The obvious answer, at least according to media reporting these days, is: a spying scandal. As far as I know, that is, there is no NSA scandal in Finland but it is all the bigger in Germany and the USA.

The much less obvious answer is alcohol harm. All three countries do have to deal with a substantial burden of alcohol harm – in terms of health, social and economic costs – although one of these countries is doing much better than the other two with regard to tackling the burden of harm.

Consider the latest report from the Centers for Disease Control and Prevention (CDC) for instance: Alcohol intake is linked to about 88,000 U.S. deaths each year. The CDC estimates “heavy” alcohol use costs the American economy about $224 billion when taking into account health care costs, property damage and lost work productivity. And according to the CDC, there’s a lot of heavy alcohol users: ca. 38 million Americans use alcohol excessively and most of them are not alcohol addicted, according to the new Vital Signs report, which included national survey data collected in 2011. Those numbers are similar to a CDC report issued two years ago.

[Consuming] too much alcohol has many more health risks than most people realize,” CDC Director Dr. Tom Frieden explained.

Alcohol screening and brief counseling can help people set realistic goals for themselves and achieve those goals.”

Under the Affordable Care Act (ObamaCare) alcohol screening and counseling can be covered free of charge by most health insurance plans. And it works: Evidence shows that such health service intervention can reduce alcohol use by 25% among heavy alcohol users*.

#AlcoholHarm

#AlcoholHarm

Dangerous amounts of alcohol intake, that’s what Germany has in common with the Atlantic neighbour. Consider the latest findings from the “Addiction Survey”:

  • The number of alcohol addicted people has increased by 36% in the period of 2006 to 2012; there are now 1.8 Million struggling with alcohol addiction.
  • Young adults below the age of 25 are increasingly alcohol dependent.
  • Additionally, 1.6 Million adults have excessive alcohol intake, but are not considered alcoholics.
  • In total, 7.4 Million Germans have risky alcohol intake.

That amounts to more than 9% of the German adult population with risky alcohol consumption. In the USA, I calculated fast, it’s 12% of the total adult population with risky or excessive alcohol intake.

The authors of the German study conclude: “The distribution and amount of mental disorders due to alcohol and tobacco makes the implementation of effective prevention measures obvious.”

Some of the most effective prevention measures are known as Three Best Buys:

  1. Decrease availability (e.g. through higher age limits, or restricting outlet density)
  2. Decrease affordability (e.g. through higher taxes or minimum unit prices)
  3. Regulate alcohol marketing (e.g. total ban of alcohol advertising, including sponsorships and online ads)
#3BestBuys

#3BestBuys

Finland tested these measures in 2004 in a real life experiment with its own citizens: it dramatically decreased alcohol taxes; for instances the tax on liquor was lowered by 44%, while the beer tax decreased by 32% and wine by 10%. And the effects were immediate and shocking: the alcohol intake increased from 9 liters per capita per year, till 10.5 in 2008. That caused more deaths, more addictions, more health care costs due to diseases, and loss of productivity.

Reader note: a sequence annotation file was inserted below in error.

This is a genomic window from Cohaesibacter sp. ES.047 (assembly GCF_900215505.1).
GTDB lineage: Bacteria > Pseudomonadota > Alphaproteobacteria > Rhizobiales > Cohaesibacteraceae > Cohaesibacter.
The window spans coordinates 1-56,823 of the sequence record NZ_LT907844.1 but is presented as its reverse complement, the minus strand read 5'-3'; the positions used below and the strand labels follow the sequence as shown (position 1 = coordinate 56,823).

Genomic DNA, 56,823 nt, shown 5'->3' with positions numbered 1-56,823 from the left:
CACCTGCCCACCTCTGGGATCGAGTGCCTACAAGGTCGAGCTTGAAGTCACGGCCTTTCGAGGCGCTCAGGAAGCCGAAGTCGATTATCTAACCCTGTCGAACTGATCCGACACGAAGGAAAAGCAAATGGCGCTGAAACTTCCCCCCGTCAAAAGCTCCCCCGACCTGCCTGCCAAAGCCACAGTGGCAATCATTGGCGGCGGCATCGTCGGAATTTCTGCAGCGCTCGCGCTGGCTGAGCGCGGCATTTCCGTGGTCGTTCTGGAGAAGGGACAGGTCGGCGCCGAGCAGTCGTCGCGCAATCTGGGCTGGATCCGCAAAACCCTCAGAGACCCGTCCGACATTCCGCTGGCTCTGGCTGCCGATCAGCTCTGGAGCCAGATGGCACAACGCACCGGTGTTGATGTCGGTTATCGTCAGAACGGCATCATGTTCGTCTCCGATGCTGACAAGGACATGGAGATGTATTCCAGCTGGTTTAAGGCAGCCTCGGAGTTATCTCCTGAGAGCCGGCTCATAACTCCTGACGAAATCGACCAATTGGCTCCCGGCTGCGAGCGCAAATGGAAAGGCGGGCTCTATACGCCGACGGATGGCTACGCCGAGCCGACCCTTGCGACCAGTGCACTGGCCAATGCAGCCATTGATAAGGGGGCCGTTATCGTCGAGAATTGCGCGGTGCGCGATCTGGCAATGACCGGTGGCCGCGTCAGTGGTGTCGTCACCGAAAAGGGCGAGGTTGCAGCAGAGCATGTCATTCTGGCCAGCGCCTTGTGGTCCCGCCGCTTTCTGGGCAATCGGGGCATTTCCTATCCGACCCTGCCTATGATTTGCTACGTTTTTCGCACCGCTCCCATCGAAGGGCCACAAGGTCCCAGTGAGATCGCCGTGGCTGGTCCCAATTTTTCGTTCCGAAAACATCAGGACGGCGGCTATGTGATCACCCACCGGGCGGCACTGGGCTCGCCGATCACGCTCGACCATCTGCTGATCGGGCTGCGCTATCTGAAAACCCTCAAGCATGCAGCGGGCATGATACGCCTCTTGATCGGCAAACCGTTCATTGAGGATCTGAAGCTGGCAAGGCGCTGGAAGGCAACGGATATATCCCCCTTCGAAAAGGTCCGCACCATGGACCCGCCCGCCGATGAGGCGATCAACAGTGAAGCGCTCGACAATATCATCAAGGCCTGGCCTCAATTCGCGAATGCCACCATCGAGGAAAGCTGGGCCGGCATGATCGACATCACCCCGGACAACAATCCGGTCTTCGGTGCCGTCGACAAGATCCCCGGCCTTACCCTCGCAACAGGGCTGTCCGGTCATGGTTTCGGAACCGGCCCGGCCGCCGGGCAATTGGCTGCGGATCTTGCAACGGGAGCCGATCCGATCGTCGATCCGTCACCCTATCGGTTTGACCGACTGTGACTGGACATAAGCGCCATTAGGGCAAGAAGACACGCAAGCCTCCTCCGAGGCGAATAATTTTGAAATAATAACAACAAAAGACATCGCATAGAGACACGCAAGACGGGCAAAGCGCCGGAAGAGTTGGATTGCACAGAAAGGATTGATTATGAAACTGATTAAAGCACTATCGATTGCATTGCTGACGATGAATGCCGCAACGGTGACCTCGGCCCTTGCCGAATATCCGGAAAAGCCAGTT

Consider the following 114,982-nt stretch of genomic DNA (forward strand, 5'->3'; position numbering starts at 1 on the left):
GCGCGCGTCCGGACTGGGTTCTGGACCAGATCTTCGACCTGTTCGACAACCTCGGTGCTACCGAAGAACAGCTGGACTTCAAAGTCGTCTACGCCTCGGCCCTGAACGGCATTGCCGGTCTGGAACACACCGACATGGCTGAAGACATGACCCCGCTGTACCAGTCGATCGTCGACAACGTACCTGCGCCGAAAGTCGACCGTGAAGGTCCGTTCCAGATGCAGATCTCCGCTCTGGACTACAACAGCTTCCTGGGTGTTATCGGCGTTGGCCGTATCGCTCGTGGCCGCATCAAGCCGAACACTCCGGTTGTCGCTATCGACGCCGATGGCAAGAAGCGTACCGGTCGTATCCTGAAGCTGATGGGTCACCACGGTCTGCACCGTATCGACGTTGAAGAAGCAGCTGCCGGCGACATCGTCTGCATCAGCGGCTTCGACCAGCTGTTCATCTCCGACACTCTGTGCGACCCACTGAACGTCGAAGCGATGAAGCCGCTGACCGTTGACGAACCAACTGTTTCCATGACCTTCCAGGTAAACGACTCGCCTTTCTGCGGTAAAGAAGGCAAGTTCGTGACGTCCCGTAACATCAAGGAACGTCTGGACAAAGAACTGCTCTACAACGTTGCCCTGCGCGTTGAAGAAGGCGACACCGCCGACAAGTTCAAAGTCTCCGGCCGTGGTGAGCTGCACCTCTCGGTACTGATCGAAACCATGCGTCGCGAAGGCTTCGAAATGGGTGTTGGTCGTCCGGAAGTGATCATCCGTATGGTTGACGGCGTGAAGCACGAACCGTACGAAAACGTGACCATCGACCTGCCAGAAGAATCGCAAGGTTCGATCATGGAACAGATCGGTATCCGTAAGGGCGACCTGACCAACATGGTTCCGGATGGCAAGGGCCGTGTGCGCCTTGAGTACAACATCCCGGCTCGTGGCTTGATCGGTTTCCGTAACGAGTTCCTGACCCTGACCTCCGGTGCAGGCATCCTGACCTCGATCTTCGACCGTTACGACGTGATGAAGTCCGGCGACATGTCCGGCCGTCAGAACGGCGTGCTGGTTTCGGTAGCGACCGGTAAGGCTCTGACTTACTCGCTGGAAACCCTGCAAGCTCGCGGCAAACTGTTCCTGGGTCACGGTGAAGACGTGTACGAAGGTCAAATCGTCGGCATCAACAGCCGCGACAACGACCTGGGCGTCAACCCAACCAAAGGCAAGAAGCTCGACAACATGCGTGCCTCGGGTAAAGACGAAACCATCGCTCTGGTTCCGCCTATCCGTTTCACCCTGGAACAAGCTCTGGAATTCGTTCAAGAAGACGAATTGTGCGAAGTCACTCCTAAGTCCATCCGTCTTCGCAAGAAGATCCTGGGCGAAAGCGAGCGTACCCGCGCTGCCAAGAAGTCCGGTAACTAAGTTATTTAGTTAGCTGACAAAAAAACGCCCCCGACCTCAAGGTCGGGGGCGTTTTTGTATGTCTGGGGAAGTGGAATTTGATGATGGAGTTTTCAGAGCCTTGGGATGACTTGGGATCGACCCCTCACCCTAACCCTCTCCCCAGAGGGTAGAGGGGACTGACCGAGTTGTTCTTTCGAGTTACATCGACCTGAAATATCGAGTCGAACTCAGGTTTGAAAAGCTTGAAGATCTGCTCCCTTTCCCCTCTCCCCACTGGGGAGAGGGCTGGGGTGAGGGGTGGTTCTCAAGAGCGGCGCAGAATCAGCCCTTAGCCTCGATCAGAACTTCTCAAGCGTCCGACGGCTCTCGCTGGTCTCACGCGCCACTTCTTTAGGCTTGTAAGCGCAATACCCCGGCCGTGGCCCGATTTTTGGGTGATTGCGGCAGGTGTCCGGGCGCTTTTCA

Therefore in 2007, the Finnish government decided to increase taxes on alcohol again. In the years after that, more tax increases were successively put in place. Even this year in January a tax increase became effective. Finland also made use of some of the other measures of the Three Best Buys: the government decided for restricting alcohol marketing as well as for shorter opening hours of the alcohol retail monopoly.

These measures have been and continue to be a success story. In the recently published Alcohol and Drug Statistics, we can read that the alcohol intake in Finland is decreasing, from 10,1 in the year 2011 to 9.6 litres of pure alcohol per capita in the year 2012.

With this decrease in alcohol use, there follow some more positive consequences:

  • 5% decrease of health care days due to alcohol.
  • 11% decrease of driving under the influence of alcohol.
  • Reduction of alcohol use among young people.

In the USA, after the re-election of President Obama, there was not even a mentioning of a tax-increase on alcohol, albeit the fact of a de facto cheapening of alcohol in the USA due to inflation. The newly elected and formed coalition government in Germany has not mentioned alcohol harm at all in its coalition agreement either and has yet to appoint a new Federal Government’s Drug Commissioner. In those two countries, where Big Alcohol is very powerful, alcohol harm is largely being ignored – despite the evidence and the increasing problems and costs caused by alcohol.

Finland shows the way: it shows that alcohol policy measures are cost-effective and high-impact. And it shows the difference political will can make.

For further reading:

*There is NO safe amount of alcohol use. No matter the kind of alcohol consumed, there’s no amount of intake that is free from health risks. Alcohol is terratogenic, toxic and carcinogenic.

CDC: Alcohol Screening and Counselling. An effective but underused health service

CBS news article: “CDC warns doctors to look out for 38 million heavy drinking Americans”

Spiegel Online: Zahl der Alkoholabhängigen steigt auf 1,8 Millionen

Institute for Health and Welfare, Finland: Yearbook of Alcohol and Drug Statistics 2013

WHO and World Economic Forum: From Burden to Best Buys

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